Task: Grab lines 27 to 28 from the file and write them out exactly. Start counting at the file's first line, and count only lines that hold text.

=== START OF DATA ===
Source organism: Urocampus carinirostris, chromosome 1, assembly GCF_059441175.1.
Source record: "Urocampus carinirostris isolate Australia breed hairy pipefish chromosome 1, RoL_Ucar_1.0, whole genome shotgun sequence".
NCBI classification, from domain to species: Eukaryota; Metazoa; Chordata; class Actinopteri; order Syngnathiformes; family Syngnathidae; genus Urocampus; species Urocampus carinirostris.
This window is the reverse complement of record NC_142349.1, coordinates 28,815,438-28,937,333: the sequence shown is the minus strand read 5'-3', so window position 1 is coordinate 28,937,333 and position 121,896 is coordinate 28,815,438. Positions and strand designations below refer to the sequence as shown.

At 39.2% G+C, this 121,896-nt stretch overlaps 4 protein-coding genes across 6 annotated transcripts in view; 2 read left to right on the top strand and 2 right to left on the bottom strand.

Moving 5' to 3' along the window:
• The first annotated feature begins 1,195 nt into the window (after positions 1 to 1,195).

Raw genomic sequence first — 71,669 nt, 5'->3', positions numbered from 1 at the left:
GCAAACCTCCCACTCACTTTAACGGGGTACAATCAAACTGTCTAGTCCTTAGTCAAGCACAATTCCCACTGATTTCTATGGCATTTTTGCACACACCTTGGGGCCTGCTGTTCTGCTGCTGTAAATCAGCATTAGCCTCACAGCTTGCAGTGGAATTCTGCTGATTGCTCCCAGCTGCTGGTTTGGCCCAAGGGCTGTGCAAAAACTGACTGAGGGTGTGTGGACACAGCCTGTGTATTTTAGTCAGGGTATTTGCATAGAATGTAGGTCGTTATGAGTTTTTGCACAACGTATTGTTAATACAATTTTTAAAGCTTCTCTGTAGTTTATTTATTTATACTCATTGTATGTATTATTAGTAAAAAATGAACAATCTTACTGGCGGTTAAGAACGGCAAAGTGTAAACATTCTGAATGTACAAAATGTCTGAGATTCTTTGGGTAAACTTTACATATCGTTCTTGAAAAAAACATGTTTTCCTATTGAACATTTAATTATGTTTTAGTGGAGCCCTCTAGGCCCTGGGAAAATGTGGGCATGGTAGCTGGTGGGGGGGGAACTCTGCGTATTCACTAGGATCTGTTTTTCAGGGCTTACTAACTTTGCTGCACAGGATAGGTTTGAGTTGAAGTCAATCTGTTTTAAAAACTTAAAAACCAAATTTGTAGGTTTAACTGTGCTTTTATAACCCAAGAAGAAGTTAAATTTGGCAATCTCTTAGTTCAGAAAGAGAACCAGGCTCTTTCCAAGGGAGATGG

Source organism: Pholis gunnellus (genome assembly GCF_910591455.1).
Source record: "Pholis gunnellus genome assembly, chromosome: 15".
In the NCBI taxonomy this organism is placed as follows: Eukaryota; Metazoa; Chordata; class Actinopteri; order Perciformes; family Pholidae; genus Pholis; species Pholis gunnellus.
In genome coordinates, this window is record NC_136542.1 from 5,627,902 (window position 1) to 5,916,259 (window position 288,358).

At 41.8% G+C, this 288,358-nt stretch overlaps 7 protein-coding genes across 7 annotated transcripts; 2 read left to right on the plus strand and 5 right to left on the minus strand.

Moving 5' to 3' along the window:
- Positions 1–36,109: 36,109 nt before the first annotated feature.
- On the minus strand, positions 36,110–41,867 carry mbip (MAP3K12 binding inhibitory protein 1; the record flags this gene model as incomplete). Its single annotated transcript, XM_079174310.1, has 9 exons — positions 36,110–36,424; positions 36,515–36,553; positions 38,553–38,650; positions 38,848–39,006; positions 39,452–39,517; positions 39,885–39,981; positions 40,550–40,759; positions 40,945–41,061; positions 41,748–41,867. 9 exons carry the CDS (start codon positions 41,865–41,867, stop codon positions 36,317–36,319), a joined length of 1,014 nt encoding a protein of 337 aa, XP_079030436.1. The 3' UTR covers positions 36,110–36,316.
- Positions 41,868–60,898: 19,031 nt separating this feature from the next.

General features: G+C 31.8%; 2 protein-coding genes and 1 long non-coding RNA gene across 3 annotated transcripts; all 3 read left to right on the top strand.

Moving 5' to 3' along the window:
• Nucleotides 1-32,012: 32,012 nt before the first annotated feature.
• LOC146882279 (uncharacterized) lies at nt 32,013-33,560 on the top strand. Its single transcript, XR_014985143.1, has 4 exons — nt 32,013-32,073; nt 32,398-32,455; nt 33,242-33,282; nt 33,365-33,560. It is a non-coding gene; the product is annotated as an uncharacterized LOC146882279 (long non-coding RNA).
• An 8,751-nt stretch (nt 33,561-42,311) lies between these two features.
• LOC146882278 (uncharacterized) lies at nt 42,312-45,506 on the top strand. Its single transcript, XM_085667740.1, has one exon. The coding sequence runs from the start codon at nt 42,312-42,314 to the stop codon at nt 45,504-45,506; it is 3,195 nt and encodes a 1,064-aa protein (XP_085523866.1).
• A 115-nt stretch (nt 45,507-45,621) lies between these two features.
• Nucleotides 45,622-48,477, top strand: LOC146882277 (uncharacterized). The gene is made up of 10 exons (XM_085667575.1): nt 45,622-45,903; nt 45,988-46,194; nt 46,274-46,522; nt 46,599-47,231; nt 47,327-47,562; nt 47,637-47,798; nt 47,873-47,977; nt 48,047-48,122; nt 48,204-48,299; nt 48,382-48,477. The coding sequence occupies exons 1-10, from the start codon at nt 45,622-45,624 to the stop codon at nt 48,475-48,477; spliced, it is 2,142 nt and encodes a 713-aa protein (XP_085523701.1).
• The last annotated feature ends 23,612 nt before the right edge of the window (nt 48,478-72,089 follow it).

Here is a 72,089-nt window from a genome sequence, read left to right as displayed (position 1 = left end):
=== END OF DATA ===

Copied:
• The last annotated feature ends 23,612 nt before the right edge of the window (nt 48,478-72,089 follow it).

Here is a 72,089-nt window from a genome sequence, read left to right as displayed (position 1 = left end):